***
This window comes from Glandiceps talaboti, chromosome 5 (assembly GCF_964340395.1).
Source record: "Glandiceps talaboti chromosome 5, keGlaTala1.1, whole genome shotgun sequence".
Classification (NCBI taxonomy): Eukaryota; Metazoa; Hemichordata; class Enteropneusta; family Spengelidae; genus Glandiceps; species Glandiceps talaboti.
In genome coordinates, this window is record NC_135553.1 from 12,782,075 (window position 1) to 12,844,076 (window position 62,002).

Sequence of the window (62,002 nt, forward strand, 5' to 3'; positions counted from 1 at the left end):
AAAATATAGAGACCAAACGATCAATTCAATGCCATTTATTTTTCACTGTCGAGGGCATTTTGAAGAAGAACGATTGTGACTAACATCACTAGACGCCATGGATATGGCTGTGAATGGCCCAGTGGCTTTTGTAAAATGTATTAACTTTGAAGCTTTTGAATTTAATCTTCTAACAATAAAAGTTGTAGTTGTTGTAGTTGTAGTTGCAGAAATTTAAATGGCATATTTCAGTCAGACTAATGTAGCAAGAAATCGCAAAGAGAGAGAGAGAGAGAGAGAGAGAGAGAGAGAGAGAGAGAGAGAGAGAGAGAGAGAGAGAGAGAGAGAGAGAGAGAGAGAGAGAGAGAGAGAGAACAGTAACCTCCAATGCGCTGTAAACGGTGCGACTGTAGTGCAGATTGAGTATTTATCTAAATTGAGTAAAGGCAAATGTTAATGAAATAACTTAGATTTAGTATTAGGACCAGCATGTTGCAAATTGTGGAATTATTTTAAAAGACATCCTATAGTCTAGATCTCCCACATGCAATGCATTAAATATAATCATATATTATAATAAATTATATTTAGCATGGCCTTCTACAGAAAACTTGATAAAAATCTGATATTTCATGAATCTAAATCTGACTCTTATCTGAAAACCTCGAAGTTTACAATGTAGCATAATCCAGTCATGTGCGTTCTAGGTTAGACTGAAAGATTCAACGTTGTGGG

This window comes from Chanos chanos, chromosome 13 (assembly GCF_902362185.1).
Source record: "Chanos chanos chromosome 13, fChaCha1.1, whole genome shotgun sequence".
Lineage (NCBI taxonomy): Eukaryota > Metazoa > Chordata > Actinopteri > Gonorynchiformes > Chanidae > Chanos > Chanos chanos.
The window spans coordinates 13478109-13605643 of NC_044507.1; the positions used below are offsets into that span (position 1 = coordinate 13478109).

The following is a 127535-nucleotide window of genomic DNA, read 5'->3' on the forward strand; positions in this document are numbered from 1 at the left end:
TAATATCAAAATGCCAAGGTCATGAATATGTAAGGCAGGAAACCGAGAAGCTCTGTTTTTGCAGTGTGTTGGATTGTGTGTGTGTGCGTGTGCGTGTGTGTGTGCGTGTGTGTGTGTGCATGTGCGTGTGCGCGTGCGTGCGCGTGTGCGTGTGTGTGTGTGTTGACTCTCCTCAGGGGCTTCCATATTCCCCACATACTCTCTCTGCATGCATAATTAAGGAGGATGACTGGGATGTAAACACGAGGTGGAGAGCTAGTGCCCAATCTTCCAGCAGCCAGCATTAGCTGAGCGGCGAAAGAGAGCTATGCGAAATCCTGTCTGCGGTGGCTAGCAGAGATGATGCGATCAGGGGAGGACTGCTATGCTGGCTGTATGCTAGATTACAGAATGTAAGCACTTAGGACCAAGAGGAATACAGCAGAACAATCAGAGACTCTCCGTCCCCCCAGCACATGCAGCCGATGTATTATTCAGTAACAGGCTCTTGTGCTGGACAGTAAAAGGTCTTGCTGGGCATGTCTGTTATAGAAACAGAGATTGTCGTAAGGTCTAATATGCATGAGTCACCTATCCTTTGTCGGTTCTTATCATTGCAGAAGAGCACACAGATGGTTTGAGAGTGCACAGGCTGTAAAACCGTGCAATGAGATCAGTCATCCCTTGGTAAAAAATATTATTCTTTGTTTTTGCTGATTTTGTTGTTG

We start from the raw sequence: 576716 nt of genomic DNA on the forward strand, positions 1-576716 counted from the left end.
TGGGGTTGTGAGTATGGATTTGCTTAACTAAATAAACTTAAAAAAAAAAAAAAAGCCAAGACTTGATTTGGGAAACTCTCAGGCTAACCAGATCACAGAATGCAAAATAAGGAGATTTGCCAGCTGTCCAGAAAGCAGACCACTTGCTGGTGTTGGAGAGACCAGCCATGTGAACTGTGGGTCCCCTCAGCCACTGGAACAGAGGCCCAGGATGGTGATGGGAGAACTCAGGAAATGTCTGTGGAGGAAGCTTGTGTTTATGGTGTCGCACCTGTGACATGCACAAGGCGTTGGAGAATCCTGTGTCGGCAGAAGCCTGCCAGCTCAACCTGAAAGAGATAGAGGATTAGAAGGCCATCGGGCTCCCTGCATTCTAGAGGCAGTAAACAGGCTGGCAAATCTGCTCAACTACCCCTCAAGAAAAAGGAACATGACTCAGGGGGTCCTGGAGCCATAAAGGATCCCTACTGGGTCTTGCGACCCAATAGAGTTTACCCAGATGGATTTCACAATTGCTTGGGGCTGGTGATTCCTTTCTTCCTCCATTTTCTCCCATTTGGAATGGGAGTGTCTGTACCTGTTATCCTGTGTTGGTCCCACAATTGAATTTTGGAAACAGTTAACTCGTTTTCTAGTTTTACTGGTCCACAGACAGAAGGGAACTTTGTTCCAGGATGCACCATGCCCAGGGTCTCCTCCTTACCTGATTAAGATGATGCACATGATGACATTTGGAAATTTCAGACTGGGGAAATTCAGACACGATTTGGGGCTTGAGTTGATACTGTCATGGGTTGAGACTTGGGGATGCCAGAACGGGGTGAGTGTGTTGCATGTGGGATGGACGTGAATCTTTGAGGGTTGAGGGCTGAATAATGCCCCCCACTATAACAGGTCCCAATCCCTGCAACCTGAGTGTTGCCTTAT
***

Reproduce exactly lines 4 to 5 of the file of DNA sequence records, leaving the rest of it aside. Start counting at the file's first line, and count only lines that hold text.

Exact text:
In genome coordinates, this window is record NC_135553.1 from 12,782,075 (window position 1) to 12,844,076 (window position 62,002).

Sequence of the window (62,002 nt, forward strand, 5' to 3'; positions counted from 1 at the left end):